Any thoroughbred foal intended for British racing must be registered within 30 days of its birth. This assists tracking and traceability from a very early age.
The BHA is also developing an all-encompassing and integrated thoroughbred database as part of its “whole life” approach to equine welfare. This database will combine information gleaned from 30-day foal notification, throughout a horse’s racing career and post-retirement.
The database will allow the BHA to make defined, appropriate, evidence-based welfare decisions for thoroughbreds. It will also enable us to identify any gaps through which animals are being lost from the industry.
Retraining of Racehorses (RoR)
The aim of RoR is to raise funds to help support the charitable retraining and rehoming of former racehorses; and to raise the profile of ex-racehorses to promote their versatility for other equestrian disciplines.
RoR’s work primarily revolves around three key areas:
– Promoting versatility of former racehorses: through staging of classes and competition open exclusively to former racehorses in over a dozen different equine disciplines. For example, over 300 showing classes a year nationwide and National Championships held in showing, dressage, eventing, showjumping and elite prizes also in endurance and polo.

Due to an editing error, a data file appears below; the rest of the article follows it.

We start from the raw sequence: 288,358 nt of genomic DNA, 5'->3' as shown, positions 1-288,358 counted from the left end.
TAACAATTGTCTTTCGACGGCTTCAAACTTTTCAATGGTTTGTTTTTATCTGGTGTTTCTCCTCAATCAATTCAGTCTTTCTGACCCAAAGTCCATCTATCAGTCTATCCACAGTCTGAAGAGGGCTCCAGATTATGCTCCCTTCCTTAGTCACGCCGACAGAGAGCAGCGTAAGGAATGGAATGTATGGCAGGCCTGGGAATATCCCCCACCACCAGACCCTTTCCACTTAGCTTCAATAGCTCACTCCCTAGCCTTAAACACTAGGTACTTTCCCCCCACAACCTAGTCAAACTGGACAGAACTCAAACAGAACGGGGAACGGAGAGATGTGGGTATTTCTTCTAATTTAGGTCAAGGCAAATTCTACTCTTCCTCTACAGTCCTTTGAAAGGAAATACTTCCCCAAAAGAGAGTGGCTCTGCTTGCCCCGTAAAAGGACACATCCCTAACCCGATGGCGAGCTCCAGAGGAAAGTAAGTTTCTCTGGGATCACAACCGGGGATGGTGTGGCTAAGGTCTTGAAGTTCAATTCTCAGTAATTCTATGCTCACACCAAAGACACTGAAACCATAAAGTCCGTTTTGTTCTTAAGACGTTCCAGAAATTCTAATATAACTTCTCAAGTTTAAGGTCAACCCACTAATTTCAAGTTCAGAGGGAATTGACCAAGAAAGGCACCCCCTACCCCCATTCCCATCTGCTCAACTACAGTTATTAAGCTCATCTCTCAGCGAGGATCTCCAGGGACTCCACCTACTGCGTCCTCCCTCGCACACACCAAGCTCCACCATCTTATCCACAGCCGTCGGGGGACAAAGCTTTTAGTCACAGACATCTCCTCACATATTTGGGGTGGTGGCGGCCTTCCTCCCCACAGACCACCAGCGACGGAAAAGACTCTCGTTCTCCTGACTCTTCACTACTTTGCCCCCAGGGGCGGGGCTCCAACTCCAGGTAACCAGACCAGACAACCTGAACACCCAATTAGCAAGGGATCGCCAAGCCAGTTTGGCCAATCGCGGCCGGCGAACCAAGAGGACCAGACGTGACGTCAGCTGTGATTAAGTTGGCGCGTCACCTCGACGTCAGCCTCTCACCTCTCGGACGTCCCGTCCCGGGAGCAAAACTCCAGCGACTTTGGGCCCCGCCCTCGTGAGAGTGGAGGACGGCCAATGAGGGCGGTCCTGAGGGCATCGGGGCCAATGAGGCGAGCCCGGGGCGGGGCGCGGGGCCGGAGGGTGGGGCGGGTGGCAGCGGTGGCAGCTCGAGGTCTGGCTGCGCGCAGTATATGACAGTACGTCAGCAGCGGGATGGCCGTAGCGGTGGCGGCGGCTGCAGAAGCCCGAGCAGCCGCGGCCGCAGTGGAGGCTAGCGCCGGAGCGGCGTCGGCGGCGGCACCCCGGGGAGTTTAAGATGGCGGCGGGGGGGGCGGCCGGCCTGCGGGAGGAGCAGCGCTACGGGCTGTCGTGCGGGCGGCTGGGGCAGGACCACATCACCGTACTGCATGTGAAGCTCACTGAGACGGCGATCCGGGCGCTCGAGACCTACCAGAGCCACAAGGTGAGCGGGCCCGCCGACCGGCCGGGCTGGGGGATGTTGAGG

– Education and clinics: Including a nationwide regional network of coordinators staging educational events and training for owners of former racehorses covering techniques to improve their retraining and diet and so on
– Welfare provision: RoR employs an experienced vet as its welfare consultant working in conjunction with a nationwide network of RoR accredited rehoming centres. In the event of a former racehorse being deemed vulnerable or at risk of its welfare being compromised, RoR will provide funding for the horse to be cared for, rehabilitated and rehomed by an accredited centre to a suitable new owner. On average around 80 horses per annum benefit from the Vulnerable Horse Scheme and, as a result, successfully rehomed.
RoR also has emergency funding available for caring for more serious cases. This is very rarely used.